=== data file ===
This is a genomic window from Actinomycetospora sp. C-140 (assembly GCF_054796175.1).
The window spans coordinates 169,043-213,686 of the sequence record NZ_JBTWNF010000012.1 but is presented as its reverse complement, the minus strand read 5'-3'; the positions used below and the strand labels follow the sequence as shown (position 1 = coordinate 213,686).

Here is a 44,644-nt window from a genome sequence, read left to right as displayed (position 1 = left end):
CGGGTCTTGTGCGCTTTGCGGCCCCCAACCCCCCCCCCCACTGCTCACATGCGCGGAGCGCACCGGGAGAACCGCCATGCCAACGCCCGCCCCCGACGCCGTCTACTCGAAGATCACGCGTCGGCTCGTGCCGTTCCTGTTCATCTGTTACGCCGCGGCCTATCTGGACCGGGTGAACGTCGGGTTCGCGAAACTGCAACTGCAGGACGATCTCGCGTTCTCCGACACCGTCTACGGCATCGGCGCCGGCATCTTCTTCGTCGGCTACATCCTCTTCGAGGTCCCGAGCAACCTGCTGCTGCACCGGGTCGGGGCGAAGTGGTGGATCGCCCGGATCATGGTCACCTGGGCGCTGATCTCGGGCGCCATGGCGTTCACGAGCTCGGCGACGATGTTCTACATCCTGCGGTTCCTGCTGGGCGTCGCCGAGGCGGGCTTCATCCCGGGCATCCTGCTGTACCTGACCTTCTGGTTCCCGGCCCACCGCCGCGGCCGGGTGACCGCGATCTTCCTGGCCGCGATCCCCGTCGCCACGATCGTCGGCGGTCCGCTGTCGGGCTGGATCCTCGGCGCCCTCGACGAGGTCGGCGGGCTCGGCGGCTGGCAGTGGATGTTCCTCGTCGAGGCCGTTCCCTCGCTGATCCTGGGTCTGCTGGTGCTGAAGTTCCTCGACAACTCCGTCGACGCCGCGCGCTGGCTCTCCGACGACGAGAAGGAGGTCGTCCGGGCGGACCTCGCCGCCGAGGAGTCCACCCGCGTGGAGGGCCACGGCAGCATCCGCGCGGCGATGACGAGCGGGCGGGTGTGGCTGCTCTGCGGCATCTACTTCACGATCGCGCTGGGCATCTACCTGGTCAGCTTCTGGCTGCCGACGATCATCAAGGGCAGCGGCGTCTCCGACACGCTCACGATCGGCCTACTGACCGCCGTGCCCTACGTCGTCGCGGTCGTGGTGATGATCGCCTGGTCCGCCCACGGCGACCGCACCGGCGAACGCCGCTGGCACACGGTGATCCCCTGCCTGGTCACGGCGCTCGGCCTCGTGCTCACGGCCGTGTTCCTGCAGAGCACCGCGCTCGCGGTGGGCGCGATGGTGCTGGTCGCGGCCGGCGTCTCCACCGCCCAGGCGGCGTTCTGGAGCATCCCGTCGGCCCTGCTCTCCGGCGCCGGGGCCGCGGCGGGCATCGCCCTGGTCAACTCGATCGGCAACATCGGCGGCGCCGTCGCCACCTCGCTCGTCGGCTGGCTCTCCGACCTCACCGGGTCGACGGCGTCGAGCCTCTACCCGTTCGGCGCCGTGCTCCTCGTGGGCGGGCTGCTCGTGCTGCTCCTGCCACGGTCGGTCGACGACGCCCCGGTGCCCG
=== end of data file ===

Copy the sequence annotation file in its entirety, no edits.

This is a genomic window from Actinomycetospora sp. C-140 (assembly GCF_054796175.1).
The window spans coordinates 169,043-213,686 of the sequence record NZ_JBTWNF010000012.1 but is presented as its reverse complement, the minus strand read 5'-3'; the positions used below and the strand labels follow the sequence as shown (position 1 = coordinate 213,686).

Here is a 44,644-nt window from a genome sequence, read left to right as displayed (position 1 = left end):
CGGGTCTTGTGCGCTTTGCGGCCCCCAACCCCCCCCCCCACTGCTCACATGCGCGGAGCGCACCGGGAGAACCGCCATGCCAACGCCCGCCCCCGACGCCGTCTACTCGAAGATCACGCGTCGGCTCGTGCCGTTCCTGTTCATCTGTTACGCCGCGGCCTATCTGGACCGGGTGAACGTCGGGTTCGCGAAACTGCAACTGCAGGACGATCTCGCGTTCTCCGACACCGTCTACGGCATCGGCGCCGGCATCTTCTTCGTCGGCTACATCCTCTTCGAGGTCCCGAGCAACCTGCTGCTGCACCGGGTCGGGGCGAAGTGGTGGATCGCCCGGATCATGGTCACCTGGGCGCTGATCTCGGGCGCCATGGCGTTCACGAGCTCGGCGACGATGTTCTACATCCTGCGGTTCCTGCTGGGCGTCGCCGAGGCGGGCTTCATCCCGGGCATCCTGCTGTACCTGACCTTCTGGTTCCCGGCCCACCGCCGCGGCCGGGTGACCGCGATCTTCCTGGCCGCGATCCCCGTCGCCACGATCGTCGGCGGTCCGCTGTCGGGCTGGATCCTCGGCGCCCTCGACGAGGTCGGCGGGCTCGGCGGCTGGCAGTGGATGTTCCTCGTCGAGGCCGTTCCCTCGCTGATCCTGGGTCTGCTGGTGCTGAAGTTCCTCGACAACTCCGTCGACGCCGCGCGCTGGCTCTCCGACGACGAGAAGGAGGTCGTCCGGGCGGACCTCGCCGCCGAGGAGTCCACCCGCGTGGAGGGCCACGGCAGCATCCGCGCGGCGATGACGAGCGGGCGGGTGTGGCTGCTCTGCGGCATCTACTTCACGATCGCGCTGGGCATCTACCTGGTCAGCTTCTGGCTGCCGACGATCATCAAGGGCAGCGGCGTCTCCGACACGCTCACGATCGGCCTACTGACCGCCGTGCCCTACGTCGTCGCGGTCGTGGTGATGATCGCCTGGTCCGCCCACGGCGACCGCACCGGCGAACGCCGCTGGCACACGGTGATCCCCTGCCTGGTCACGGCGCTCGGCCTCGTGCTCACGGCCGTGTTCCTGCAGAGCACCGCGCTCGCGGTGGGCGCGATGGTGCTGGTCGCGGCCGGCGTCTCCACCGCCCAGGCGGCGTTCTGGAGCATCCCGTCGGCCCTGCTCTCCGGCGCCGGGGCCGCGGCGGGCATCGCCCTGGTCAACTCGATCGGCAACATCGGCGGCGCCGTCGCCACCTCGCTCGTCGGCTGGCTCTCCGACCTCACCGGGTCGACGGCGTCGAGCCTCTACCCGTTCGGCGCCGTGCTCCTCGTGGGCGGGCTGCTCGTGCTGCTCCTGCCACGGTCGGTCGACGACGCCCCGGTGCCCG